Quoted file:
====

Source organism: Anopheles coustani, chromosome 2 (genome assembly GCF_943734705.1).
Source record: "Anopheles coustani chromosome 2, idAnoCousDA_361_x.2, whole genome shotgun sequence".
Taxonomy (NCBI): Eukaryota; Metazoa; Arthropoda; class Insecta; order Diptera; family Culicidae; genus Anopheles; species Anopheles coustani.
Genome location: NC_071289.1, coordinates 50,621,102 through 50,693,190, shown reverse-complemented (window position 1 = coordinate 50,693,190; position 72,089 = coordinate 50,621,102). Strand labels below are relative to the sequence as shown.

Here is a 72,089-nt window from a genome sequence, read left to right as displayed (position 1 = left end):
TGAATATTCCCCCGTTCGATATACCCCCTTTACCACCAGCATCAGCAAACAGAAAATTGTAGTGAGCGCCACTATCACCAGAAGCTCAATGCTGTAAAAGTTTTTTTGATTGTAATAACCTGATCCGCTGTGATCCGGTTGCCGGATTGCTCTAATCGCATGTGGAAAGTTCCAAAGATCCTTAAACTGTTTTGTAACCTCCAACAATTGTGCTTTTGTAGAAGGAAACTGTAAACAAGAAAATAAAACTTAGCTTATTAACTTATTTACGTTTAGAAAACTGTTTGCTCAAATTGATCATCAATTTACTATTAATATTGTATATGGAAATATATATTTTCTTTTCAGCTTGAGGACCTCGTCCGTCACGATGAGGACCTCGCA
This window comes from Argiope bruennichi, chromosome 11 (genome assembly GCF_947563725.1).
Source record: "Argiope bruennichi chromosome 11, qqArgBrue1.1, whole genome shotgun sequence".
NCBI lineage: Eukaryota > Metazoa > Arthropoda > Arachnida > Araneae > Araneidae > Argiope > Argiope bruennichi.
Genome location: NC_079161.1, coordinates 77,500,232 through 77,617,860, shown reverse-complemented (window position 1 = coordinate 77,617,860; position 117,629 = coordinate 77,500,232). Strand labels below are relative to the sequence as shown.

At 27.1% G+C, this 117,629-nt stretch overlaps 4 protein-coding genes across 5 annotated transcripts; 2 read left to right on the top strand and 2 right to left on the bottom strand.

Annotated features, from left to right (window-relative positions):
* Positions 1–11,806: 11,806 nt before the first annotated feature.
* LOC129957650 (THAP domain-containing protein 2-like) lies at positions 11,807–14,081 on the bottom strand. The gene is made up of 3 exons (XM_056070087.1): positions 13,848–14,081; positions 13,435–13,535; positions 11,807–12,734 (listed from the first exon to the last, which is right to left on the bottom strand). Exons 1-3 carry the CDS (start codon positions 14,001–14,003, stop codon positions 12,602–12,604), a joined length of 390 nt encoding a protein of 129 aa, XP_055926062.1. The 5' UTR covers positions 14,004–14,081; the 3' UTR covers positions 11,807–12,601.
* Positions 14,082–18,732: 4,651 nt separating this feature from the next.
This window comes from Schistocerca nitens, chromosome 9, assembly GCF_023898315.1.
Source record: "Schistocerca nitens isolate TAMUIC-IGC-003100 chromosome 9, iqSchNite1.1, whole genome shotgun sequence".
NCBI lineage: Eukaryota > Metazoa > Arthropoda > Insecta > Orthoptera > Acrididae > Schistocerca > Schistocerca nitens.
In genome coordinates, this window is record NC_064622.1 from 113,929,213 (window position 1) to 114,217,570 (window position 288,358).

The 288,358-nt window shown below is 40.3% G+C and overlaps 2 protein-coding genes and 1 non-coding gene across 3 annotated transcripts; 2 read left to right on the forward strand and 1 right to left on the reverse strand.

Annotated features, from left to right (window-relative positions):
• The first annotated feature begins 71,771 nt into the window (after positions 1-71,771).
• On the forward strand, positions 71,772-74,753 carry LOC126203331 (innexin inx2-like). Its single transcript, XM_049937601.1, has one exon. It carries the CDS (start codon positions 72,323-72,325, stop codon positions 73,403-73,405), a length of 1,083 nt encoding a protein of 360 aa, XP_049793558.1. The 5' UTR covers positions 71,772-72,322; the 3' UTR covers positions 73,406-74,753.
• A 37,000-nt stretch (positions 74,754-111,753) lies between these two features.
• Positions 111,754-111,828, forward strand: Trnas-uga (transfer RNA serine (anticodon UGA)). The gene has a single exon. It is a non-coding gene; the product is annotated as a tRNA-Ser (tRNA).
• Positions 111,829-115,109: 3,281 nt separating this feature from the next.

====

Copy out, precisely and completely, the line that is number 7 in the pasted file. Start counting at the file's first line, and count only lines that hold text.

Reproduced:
This window comes from Argiope bruennichi, chromosome 11 (genome assembly GCF_947563725.1).